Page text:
BY KEITH JACKSON
IN AUGUST 2007, former Bougainville District Commissioner Bill Brown MBE [pictured in 1968] wrote to the Department of Foreign Affairs in Canberra pointing point out a major error that had appeared in the book, Documents on Australian Foreign Policy, Australia and Papua New Guinea 1966 – 1969.
The book was composed largely of official documents and, very much like the Wikileaks cables of more recent times, allowed rare insights into the words and actions of Australian politicians and bureaucrats in the three or so years it covered.
But when Bill Brown read the book he was particularly struck by documents that covered the time he was serving his nation in colonial Bougainville. It was a turbulent time and the role of the kiap in trying to educate people about what would happen to their land with the arrival of the Panguna copper and gold mine was a particularly difficult one.
There were about 20 kiaps directly involved with the establishment of the mine and, without exception, they were a voice of knowledge and reason in the face of corporate intransigence, academic insouciance and an Australian government driven by the desire to give PNG resource exploitation at all costs.
The views of these men is perhaps best articulated in an interview kiap Ross Henderson gave to Film Australia in 1969, when he said:
It did not surprise anyone that the Moronis were angry over the land situation. It is not just a block of dirt to them - it is part of the body and the soul. Their whole social system is based on land. The land is owned by the ancestors now dead, the present occupiers and by the unborn generations to come. The occupiers have the right to use the land, to lease, but not to destroy.
From as early as 1966 we have been telling all the villages as much as we knew of the project, and tried to put them into the picture …. It was difficult even for us to envisage what was going to happen. You can imagine how bewildering it must have been for the Moronis.
But many subsequent writers on those times, times which led to the bloody civil war in Bougainville that resulted in something like 20,000 deaths, compounding their lack of first hand research with a too easy acceptance of official documents, did the kiaps a great disservice.
The kiaps were blamed for things they did not do, and accused of doing things that, knowing what they knew, they would never have done.
So in 2007, so many years later, when Bill Brown saw the errors entrenched in the official documents of that earlier time, he decided to tackle Canberra and get the bureaucrats to address the errors and distortions of the documents.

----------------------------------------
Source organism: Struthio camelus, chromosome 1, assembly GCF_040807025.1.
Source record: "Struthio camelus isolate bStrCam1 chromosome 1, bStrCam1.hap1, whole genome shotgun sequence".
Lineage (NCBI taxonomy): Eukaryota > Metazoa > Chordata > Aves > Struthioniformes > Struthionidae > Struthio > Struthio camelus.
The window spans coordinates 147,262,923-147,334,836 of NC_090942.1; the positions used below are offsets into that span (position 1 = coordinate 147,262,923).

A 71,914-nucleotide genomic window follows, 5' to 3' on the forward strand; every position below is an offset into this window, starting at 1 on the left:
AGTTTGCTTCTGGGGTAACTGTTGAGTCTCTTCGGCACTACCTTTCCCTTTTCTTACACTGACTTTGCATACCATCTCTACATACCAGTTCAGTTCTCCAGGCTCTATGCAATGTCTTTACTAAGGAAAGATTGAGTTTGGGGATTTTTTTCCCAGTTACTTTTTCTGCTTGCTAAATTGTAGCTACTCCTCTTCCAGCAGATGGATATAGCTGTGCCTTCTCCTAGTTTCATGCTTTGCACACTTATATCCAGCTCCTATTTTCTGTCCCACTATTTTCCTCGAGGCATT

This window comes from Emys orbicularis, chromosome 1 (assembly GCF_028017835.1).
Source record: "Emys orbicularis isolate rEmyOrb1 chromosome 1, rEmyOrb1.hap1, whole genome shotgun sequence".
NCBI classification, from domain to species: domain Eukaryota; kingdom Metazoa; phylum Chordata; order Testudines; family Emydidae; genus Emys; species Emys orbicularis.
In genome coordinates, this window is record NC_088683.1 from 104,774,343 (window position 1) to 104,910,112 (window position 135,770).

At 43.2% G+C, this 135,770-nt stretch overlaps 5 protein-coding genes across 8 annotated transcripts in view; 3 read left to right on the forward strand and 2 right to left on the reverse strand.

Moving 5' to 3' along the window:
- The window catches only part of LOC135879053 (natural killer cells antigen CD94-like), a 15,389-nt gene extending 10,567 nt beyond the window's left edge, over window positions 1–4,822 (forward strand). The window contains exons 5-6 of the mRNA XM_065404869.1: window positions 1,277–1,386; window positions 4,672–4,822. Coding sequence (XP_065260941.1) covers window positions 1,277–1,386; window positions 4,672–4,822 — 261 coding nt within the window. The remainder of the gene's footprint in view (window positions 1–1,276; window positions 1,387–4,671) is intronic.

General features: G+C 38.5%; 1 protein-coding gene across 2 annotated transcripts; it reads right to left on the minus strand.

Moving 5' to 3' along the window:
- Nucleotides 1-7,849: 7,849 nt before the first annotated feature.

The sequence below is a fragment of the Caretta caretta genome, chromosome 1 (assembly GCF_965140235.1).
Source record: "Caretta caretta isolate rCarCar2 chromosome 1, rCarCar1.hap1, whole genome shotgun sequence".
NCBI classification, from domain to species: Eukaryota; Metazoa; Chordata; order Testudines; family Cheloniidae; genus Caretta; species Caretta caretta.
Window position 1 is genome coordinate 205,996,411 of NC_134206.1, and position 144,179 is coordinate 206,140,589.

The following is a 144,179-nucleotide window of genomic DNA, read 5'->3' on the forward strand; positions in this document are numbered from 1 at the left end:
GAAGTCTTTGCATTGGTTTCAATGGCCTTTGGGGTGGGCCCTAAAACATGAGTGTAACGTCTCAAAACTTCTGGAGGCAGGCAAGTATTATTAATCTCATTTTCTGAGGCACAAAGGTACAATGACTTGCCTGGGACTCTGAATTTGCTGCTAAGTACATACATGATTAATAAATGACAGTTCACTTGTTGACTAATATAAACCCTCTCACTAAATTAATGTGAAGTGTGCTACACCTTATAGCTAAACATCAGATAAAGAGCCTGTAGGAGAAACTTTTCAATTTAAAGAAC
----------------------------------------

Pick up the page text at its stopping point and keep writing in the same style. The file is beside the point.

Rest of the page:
The initial response from the Department of Foreign Affairs and Trade was encouraging:
You are quite correct in your analysis of the errors which flow from the mistaken heading to Document 307. … Sir David, with whom I have friendly relations, has made me aware of the issue and we've come to an agreement on how to correct the record.
When we release these publications, we are aware that they will be carefully scrutinised and we do our best to make them accurate. But anything of this size and complexity will never be perfect. ... All this means that we need to be courageous enough to keep putting things into the public domain and also that we should be humble enough to welcome observations from our readers - and particularly from historical participants such as yourself.
Well, pretensions to accuracy, courage and gratitude were soon betrayed by the reality of a Department that would prefer to leave lies on the record than to admit error. As Bill Brown writes in the paper Bougainville Texts - Some Flaws In The Shards, which you can download below:
In 2007, Sir David Hay was told that a clarification would appear in the next volume, to be published in a year or so, and that a correction would be put on the DFAT website in the immediate future. Sir David waited, and he died. If he had not, he would still be waiting. Foreign Affairs updated their website, but made no correction and did not admit the error.
Even today, the Department is still promoting the book “Documents on Australian Foreign Policy, Australia and Papua New Guinea 1966 – 1969” as “a detailed record of the classified communications that informed and determined Australian policy in Papua New Guinea between 1966 and 1969.” There is no admission of error or flaw, and there is no correction.
“People have suggested that the Australian government has been niggardly in acknowledging the role played by kiaps,” writes Bill elsewhere. Niggardly? That’s putting it mildly. The term I’d use is “bloody disgraceful”.
Anyway, you can read Bill Brown’s compilation here – an invaluable contribution to the history of a troubled island and a welcome clarification of the kiaps’ role in those years between the mid sixties and mid seventies when they did their level best for the people of Bougainville.
Best turned out to be not good enough, but the blame cannot be sheeted home to those 20 or so kiaps. You’ve got to look a lot further south for that.